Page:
NGOs challenge the Hong Kong Convention's commitment to Sustainable Ship Recycling: Deficiencies exposed.
Published: 04-07-2023


The upcoming entry into force of the Hong Kong International Convention for the Safe and Environmentally Sound Recycling of Ships by the International Maritime Organisation (IMO) in June 2025 has been met with concern from various non-governmental organizations (NGOs). Despite the ratification of the Convention by major flag state Liberia and the Government of Bangladesh, critics argue that the Convention's requirements fail to ensure ethical, safe, and environmentally sound ship recycling practices. In a collective voice, NGOs emphasize that the Convention risks perpetuating dangerous and polluting shipbreaking practices while undermining existing reform efforts in the industry.

Highlighting the flaws of the Hong Kong Convention, the NGOs draw attention to its failure to establish robust environmental and social standards for the management of toxic substances present in end-of-life ships. In comparison to the Basel Convention and the more recent EU Ship Recycling Regulation, the Hong Kong Convention falls short by lacking stringent requirements and endorsing the practice of beaching, which has long been associated with pollution and health hazards for workers and local communities.

Various entities, including NGOs, the UN Special Rapporteur on Toxics and Human Rights, the Centre for International Environmental Law, and the European Parliament, have highlighted the critical weaknesses in the Hong Kong Convention's standards and enforcement mechanisms. Additionally, the majority of the countries party to the UNEP Basel Convention, which controls the global trade of hazardous wastes, have found the Convention to be insufficient in preventing the dumping of toxic ships in developing countries.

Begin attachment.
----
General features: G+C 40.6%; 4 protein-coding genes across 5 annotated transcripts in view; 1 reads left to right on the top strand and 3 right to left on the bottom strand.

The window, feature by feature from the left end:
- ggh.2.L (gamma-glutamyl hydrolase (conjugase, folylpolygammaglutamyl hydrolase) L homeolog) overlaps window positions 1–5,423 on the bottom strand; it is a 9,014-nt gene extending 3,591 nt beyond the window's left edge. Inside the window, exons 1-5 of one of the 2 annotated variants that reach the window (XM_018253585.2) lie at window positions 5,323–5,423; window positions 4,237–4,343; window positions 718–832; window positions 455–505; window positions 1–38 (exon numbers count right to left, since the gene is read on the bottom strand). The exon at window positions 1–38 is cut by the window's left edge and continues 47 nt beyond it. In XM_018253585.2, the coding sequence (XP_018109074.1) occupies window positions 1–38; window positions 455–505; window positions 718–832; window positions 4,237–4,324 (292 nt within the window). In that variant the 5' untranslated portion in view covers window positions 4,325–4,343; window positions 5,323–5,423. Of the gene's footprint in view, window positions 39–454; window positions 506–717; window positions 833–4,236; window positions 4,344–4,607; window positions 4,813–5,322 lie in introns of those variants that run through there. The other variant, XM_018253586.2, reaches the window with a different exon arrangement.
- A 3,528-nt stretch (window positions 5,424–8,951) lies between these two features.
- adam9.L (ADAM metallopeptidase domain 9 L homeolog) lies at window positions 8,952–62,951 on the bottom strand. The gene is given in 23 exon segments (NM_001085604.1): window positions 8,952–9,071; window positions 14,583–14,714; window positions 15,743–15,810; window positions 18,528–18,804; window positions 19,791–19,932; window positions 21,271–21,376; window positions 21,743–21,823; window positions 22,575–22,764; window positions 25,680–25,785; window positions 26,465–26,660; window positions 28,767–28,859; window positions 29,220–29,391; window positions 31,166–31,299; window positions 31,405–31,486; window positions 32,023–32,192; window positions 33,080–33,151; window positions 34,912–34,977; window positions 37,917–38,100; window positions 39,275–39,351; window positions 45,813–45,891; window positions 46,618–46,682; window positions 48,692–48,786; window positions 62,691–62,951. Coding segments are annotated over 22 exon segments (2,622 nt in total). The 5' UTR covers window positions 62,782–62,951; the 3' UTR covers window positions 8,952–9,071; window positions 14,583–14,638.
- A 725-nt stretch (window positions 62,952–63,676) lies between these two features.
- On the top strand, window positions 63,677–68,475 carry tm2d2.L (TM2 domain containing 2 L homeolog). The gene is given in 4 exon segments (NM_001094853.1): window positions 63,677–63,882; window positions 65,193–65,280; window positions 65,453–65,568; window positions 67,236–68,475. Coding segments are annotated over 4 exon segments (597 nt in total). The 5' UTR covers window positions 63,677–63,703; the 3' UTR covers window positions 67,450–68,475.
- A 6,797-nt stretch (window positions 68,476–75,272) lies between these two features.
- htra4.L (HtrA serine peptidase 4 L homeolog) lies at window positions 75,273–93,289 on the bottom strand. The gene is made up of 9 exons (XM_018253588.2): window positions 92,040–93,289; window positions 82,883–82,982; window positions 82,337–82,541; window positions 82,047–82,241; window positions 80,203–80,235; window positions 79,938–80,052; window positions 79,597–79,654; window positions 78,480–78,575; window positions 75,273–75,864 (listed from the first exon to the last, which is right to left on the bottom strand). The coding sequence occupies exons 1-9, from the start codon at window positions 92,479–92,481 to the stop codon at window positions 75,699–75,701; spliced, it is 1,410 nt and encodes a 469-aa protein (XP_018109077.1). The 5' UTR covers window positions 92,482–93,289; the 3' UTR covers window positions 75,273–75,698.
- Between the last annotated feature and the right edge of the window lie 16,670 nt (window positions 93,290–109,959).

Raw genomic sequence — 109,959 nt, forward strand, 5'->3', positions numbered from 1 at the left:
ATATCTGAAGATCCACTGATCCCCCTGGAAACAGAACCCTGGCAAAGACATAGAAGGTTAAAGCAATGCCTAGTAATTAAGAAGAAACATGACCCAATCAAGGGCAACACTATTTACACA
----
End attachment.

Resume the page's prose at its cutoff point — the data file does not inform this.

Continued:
Furthermore, the responsibility for enforcing the Convention is primarily placed on the end-of-life vessel's flag state and the recycling state, which raises concerns regarding independent control mechanisms. The lack of independent oversight leaves the enforcement in the hands of flag states with a poor track record of implementing international maritime law, potentially perpetuating unsafe practices.

NGOs stress the urgent need for changes to the Hong Kong Convention to align with expectations of environmental justice, labor rights, and circular economy objectives. They call on the European Union and responsible ship owners to prevent greenwashing of the current practices and advocate for more sustainable alternatives to ship recycling.

As the Hong Kong Convention prepares to enter into force, the global community must address the existing loopholes, internalize the costs of sustainable ship recycling within the shipping sector, and support the development of capacity that adheres to industry best practices. By doing so, the industry can protect the well-being of workers, local communities, and fragile ecosystems, fulfilling the intent of the Basel Convention and preventing the Global South from becoming a dumping ground for the world's wealthiest industries and nations.


To read the Press Release of the Shipbreaking Platform, click here .